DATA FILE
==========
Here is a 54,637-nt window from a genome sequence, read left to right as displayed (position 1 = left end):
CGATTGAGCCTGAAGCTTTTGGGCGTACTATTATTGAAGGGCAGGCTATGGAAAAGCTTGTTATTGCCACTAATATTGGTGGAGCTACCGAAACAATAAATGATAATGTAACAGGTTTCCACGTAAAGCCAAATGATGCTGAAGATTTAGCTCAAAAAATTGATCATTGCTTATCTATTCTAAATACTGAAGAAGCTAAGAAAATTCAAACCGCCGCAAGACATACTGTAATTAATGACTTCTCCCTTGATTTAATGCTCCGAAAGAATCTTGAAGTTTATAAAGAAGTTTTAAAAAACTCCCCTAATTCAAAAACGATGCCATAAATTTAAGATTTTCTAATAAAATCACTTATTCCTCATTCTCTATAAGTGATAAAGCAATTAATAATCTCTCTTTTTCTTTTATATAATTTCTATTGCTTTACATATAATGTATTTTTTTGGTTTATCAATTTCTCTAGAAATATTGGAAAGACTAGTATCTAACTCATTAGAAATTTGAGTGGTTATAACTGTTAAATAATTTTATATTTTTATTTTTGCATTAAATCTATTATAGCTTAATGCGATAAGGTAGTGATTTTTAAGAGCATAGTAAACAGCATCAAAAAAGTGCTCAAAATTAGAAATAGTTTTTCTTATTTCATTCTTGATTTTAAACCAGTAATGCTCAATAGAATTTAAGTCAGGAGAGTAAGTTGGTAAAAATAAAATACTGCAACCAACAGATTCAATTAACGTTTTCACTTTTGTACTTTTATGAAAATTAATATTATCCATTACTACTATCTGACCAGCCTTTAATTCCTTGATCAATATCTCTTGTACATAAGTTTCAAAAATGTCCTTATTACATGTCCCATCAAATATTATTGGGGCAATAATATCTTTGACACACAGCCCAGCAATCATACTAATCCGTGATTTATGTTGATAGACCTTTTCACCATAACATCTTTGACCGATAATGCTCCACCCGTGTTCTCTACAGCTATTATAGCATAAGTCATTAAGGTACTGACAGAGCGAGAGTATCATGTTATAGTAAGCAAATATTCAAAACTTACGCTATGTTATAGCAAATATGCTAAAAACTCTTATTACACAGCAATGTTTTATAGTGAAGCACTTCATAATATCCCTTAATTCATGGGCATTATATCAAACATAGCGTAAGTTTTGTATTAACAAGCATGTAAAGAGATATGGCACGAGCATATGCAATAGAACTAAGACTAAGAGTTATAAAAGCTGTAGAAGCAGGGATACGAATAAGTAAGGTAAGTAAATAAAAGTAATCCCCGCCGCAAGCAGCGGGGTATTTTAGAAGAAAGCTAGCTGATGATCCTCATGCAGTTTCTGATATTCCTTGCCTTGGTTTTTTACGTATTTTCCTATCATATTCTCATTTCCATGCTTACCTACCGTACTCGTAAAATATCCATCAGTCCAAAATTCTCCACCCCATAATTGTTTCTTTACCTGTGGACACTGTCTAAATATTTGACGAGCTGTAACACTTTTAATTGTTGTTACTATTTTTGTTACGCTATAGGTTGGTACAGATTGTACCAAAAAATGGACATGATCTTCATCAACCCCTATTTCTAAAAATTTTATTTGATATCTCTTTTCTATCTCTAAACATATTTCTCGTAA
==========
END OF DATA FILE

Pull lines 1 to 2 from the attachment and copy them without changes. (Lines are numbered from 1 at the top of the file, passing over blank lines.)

Here is a 54,637-nt window from a genome sequence, read left to right as displayed (position 1 = left end):
CGATTGAGCCTGAAGCTTTTGGGCGTACTATTATTGAAGGGCAGGCTATGGAAAAGCTTGTTATTGCCACTAATATTGGTGGAGCTACCGAAACAATAAATGATAATGTAACAGGTTTCCACGTAAAGCCAAATGATGCTGAAGATTTAGCTCAAAAAATTGATCATTGCTTATCTATTCTAAATACTGAAGAAGCTAAGAAAATTCAAACCGCCGCAAGACATACTGTAATTAATGACTTCTCCCTTGATTTAATGCTCCGAAAGAATCTTGAAGTTTATAAAGAAGTTTTAAAAAACTCCCCTAATTCAAAAACGATGCCATAAATTTAAGATTTTCTAATAAAATCACTTATTCCTCATTCTCTATAAGTGATAAAGCAATTAATAATCTCTCTTTTTCTTTTATATAATTTCTATTGCTTTACATATAATGTATTTTTTTGGTTTATCAATTTCTCTAGAAATATTGGAAAGACTAGTATCTAACTCATTAGAAATTTGAGTGGTTATAACTGTTAAATAATTTTATATTTTTATTTTTGCATTAAATCTATTATAGCTTAATGCGATAAGGTAGTGATTTTTAAGAGCATAGTAAACAGCATCAAAAAAGTGCTCAAAATTAGAAATAGTTTTTCTTATTTCATTCTTGATTTTAAACCAGTAATGCTCAATAGAATTTAAGTCAGGAGAGTAAGTTGGTAAAAATAAAATACTGCAACCAACAGATTCAATTAACGTTTTCACTTTTGTACTTTTATGAAAATTAATATTATCCATTACTACTATCTGACCAGCCTTTAATTCCTTGATCAATATCTCTTGTACATAAGTTTCAAAAATGTCCTTATTACATGTCCCATCAAATATTATTGGGGCAATAATATCTTTGACACACAGCCCAGCAATCATACTAATCCGTGATTTATGTTGATAGACCTTTTCACCATAACATCTTTGACCGATAATGCTCCACCCGTGTTCTCTACAGCTATTATAGCATAAGTCATTAAGGTACTGACAGAGCGAGAGTATCATGTTATAGTAAGCAAATATTCAAAACTTACGCTATGTTATAGCAAATATGCTAAAAACTCTTATTACACAGCAATGTTTTATAGTGAAGCACTTCATAATATCCCTTAATTCATGGGCATTATATCAAACATAGCGTAAGTTTTGTATTAACAAGCATGTAAAGAGATATGGCACGAGCATATGCAATAGAACTAAGACTAAGAGTTATAAAAGCTGTAGAAGCAGGGATACGAATAAGTAAGGTAAGTAAATAAAAGTAATCCCCGCCGCAAGCAGCGGGGTATTTTAGAAGAAAGCTAGCTGATGATCCTCATGCAGTTTCTGATATTCCTTGCCTTGGTTTTTTACGTATTTTCCTATCATATTCTCATTTCCATGCTTACCTACCGTACTCGTAAAATATCCATCAGTCCAAAATTCTCCACCCCATAATTGTTTCTTTACCTGTGGACACTGTCTAAATATTTGACGAGCTGTAACACTTTTAATTGTTGTTACTATTTTTGTTACGCTATAGGTTGGTACAGATTGTACCAAAAAATGGACATGATCTTCATCAACCCCTATTTCTAAAAATTTTATTTGATATCTCTTTTCTATCTCTAAACATATTTCTCGTAA